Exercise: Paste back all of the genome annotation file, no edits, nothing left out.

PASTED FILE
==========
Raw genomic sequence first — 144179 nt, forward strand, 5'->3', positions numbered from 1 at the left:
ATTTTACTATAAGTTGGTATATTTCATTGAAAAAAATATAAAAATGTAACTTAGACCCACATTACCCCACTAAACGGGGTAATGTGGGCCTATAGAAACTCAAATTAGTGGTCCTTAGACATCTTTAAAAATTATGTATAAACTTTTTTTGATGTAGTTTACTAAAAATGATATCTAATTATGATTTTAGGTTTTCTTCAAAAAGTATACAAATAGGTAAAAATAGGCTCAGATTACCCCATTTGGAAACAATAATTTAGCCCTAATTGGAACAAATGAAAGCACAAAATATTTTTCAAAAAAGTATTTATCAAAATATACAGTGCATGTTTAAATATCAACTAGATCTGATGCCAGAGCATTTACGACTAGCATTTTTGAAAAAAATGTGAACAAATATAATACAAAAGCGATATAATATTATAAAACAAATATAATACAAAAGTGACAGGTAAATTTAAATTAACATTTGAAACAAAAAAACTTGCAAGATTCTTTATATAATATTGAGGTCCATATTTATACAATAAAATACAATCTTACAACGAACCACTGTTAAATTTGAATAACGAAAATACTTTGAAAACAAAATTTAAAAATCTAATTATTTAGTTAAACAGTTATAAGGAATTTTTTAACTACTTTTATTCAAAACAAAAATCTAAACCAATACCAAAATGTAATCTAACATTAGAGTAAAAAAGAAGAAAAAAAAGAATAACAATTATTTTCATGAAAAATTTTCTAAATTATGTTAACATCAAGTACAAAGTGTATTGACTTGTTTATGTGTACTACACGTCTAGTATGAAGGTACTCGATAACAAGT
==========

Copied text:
Raw genomic sequence first — 144179 nt, forward strand, 5'->3', positions numbered from 1 at the left:
ATTTTACTATAAGTTGGTATATTTCATTGAAAAAAATATAAAAATGTAACTTAGACCCACATTACCCCACTAAACGGGGTAATGTGGGCCTATAGAAACTCAAATTAGTGGTCCTTAGACATCTTTAAAAATTATGTATAAACTTTTTTTGATGTAGTTTACTAAAAATGATATCTAATTATGATTTTAGGTTTTCTTCAAAAAGTATACAAATAGGTAAAAATAGGCTCAGATTACCCCATTTGGAAACAATAATTTAGCCCTAATTGGAACAAATGAAAGCACAAAATATTTTTCAAAAAAGTATTTATCAAAATATACAGTGCATGTTTAAATATCAACTAGATCTGATGCCAGAGCATTTACGACTAGCATTTTTGAAAAAAATGTGAACAAATATAATACAAAAGCGATATAATATTATAAAACAAATATAATACAAAAGTGACAGGTAAATTTAAATTAACATTTGAAACAAAAAAACTTGCAAGATTCTTTATATAATATTGAGGTCCATATTTATACAATAAAATACAATCTTACAACGAACCACTGTTAAATTTGAATAACGAAAATACTTTGAAAACAAAATTTAAAAATCTAATTATTTAGTTAAACAGTTATAAGGAATTTTTTAACTACTTTTATTCAAAACAAAAATCTAAACCAATACCAAAATGTAATCTAACATTAGAGTAAAAAAGAAGAAAAAAAAGAATAACAATTATTTTCATGAAAAATTTTCTAAATTATGTTAACATCAAGTACAAAGTGTATTGACTTGTTTATGTGTACTACACGTCTAGTATGAAGGTACTCGATAACAAGT